This test was conducted on a warm summer day running the CPU for 30-minute straight at max performance – not a typical scenario. Nonetheless, it's clear HP is letting the CPU run faster – and hotter – to achieve reduced chassis throttling. Whether that's good or bad depends on how you plan to use the Spectre x2.
Putting aside rare and extreme scenarios like above the Spectre x2 runs about 100 degrees F (38 degrees C) on the display and about 115 degrees F (46 degrees C) on the back when running for 40 minutes doing regular tasks. That too was in an 80 degree F room (27 degrees F), which is admittedly a warmer ambient environment than usual. On average, the Spectre x2 felt fine for temperatures for a Core i7 machine.
Finally, for fans, the Spectre x2 is on par with the Surface Pro. While maxed out the fans never went above 40 dB, matching the Surface Pro's "whisper" fan. HP accomplishes this by using two small fans that run slower, instead of one large one that must run faster. It works, and the Spectre x2 is quieter for it.
HP Spectre x2 2017 battery
One area of weakness with the Spectre x2 is battery life. It's not terrible, but it's not exceptional either.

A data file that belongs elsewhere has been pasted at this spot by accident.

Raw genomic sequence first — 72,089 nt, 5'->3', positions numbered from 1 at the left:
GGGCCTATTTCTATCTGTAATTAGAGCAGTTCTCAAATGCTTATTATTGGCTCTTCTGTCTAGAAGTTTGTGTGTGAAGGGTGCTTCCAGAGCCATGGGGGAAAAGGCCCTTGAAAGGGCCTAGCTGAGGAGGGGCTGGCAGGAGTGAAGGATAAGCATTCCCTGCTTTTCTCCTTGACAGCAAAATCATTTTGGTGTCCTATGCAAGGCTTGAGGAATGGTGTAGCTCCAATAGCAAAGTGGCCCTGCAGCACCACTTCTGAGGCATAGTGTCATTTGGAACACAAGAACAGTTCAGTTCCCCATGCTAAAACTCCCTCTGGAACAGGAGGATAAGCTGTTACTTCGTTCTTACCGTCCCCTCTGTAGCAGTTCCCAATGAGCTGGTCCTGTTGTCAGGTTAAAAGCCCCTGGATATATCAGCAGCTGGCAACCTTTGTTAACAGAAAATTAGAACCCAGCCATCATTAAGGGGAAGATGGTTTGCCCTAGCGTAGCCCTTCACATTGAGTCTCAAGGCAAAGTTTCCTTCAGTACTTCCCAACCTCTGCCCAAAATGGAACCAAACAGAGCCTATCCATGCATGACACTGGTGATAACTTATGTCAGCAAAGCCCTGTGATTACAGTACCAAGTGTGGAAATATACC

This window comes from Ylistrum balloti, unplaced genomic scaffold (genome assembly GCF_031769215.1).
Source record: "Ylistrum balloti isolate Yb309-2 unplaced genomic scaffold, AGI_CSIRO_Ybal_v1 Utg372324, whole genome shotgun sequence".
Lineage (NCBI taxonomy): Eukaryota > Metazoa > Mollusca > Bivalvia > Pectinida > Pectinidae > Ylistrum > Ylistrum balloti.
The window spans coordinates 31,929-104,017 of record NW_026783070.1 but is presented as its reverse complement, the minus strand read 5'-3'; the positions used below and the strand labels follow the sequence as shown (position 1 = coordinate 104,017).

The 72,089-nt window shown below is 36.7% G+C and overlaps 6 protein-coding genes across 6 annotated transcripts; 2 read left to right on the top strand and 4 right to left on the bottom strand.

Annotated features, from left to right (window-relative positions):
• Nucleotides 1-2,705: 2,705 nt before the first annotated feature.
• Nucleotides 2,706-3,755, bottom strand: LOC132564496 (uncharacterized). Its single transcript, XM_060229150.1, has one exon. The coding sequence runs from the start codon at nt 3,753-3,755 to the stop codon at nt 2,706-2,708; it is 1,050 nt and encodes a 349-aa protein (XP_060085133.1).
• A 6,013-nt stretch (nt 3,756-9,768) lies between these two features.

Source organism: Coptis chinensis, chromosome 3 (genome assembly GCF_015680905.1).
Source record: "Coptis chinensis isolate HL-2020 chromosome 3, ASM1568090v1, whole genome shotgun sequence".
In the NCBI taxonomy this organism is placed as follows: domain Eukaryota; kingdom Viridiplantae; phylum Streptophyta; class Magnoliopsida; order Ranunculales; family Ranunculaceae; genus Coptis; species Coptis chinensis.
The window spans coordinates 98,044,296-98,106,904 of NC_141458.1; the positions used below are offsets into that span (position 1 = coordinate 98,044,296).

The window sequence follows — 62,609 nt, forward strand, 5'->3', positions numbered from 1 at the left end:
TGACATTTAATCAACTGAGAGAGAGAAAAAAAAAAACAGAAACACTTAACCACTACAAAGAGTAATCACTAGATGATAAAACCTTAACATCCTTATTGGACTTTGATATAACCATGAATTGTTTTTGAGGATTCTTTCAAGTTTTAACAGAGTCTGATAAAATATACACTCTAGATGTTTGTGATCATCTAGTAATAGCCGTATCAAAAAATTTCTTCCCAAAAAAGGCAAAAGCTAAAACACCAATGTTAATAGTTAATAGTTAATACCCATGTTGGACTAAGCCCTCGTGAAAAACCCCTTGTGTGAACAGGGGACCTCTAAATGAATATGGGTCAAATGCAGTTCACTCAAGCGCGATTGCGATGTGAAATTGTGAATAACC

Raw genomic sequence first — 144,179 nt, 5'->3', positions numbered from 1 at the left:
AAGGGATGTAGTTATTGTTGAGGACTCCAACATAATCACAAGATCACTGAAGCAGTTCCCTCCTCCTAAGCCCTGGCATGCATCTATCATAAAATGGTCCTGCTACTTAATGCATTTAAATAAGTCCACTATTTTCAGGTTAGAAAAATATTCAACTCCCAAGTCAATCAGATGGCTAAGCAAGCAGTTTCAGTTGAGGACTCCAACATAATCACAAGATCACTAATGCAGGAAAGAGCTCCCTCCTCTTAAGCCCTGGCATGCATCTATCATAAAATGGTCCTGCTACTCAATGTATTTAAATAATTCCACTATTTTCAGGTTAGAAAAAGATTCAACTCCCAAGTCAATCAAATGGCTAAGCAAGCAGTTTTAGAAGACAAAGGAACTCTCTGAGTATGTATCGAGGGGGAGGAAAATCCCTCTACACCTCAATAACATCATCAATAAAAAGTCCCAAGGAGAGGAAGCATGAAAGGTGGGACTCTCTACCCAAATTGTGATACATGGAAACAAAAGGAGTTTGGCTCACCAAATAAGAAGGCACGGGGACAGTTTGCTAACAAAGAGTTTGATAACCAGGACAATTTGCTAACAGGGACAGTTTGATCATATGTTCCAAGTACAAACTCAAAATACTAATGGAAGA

Running down the battery using PCMark 8 Home Accelerated the Spectre x2 tapped out at just two hours and forty-three minutes with 20 percent battery remaining. That is exactly one hour and fifteen minutes less than the Core i7 Surface Pro. While an extreme test it does reveal that the x2 does not last as long as the Surface Pro.
Although it is far from bad, in fact, it is rather average; I only garnered around six to six and half hours of "real-world" usage. That's about two hours less than the Surface Pro (2017).
At least the USB Type-C charger is compact, and the fast charge lets you get around 50 percent of battery after just 30 minutes of AC charging.
A considerable option for the price